The Supreme Court plays a crucial role in the judicial branch of the US government, hearing the most consequential legal queries and appeals in the land. Now, with as many Trump appointees as liberal-leaning Justices, Trump's influence on this branch will doubtless shape the legal destiny of the nation for a generation.

Both the Republican Tax Reform bill and Trump’s deep impact on the American judiciary are merely two instances of his untold legacy, showcasing just how Trump shifted the 'Overton Window' in a successful game of negotiation with the American electorate.

Trump became so extreme, so disastrous, that he desensitised a whole electorate to policies and politicians that years ago would have been political outcasts. From the ages of John McCain and Mitt Romney came a former steak salesman that not only won the 2016 presidential election, but enacted the most consequential conservative agenda in decades.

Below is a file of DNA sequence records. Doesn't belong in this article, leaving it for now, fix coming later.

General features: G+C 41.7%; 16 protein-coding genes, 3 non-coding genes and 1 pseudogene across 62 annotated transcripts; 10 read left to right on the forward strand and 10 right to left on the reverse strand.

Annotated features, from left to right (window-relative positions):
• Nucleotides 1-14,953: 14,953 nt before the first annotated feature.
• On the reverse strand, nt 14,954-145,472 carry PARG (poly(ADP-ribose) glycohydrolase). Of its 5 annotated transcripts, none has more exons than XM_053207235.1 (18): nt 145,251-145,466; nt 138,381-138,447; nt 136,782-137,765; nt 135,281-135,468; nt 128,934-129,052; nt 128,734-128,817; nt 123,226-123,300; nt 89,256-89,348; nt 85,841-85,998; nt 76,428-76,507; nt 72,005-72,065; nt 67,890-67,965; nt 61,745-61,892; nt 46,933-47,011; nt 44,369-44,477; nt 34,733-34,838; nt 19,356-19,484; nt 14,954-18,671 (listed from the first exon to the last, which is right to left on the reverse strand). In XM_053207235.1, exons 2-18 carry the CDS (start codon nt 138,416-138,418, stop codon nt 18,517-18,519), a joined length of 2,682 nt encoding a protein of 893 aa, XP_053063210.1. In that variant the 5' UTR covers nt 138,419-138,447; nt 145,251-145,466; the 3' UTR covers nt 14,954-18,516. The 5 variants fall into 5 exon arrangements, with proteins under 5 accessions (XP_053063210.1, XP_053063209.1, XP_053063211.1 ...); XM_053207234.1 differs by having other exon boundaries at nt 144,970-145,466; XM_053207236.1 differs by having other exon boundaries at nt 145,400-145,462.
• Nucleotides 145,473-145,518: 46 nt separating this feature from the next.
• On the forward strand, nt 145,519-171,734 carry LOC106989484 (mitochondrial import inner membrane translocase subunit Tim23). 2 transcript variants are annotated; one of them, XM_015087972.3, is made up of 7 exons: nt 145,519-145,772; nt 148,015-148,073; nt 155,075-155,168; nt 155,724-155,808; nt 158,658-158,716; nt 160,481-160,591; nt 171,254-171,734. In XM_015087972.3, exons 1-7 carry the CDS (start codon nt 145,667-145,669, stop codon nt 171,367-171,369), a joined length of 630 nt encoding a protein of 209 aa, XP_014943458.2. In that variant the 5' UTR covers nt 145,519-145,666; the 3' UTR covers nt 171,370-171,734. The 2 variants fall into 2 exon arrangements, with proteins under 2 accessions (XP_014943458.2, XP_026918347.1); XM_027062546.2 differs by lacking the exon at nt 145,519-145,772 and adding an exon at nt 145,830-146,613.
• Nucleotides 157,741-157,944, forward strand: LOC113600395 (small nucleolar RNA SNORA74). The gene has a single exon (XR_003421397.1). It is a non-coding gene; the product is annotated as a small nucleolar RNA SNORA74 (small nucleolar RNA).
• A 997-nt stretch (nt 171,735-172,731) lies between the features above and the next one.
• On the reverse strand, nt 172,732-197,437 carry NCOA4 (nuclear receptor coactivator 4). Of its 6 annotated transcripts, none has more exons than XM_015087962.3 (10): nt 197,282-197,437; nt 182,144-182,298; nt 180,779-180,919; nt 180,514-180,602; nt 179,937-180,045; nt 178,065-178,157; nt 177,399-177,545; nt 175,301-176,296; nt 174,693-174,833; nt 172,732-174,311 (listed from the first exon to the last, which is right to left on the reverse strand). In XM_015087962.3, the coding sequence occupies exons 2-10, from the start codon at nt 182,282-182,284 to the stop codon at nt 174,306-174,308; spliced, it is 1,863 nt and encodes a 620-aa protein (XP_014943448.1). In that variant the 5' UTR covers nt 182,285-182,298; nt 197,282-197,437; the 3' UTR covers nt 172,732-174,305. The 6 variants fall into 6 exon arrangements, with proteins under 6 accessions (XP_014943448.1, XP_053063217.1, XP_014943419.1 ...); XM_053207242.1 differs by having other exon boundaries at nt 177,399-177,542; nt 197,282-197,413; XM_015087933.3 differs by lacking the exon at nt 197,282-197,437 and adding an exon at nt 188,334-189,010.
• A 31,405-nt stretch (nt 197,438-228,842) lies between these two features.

Regardless of Trump’s success in battling the federal courts, his game came to an end in the court of public opinion. It was Joe Biden who would be elected the 45th President on Saturday, November 7th, 2020.

As liberals take a sigh of relief, observing Biden eliminate Trump’s ‘louder’ legacy, including re-admitting the US back into the Paris Climate Agreement, his underlying influence, whether in the form of tax cuts or judicial appointments, remains largely untouched.

Whether Biden shall truly unify the nation and put an end to Trumpism is yet to be seen, but one thing is sure: the untold impacts of the past four years, many of which cannot be revoked, offer a much greater challenge to America – a challenge it doesn’t even realise it’s facing.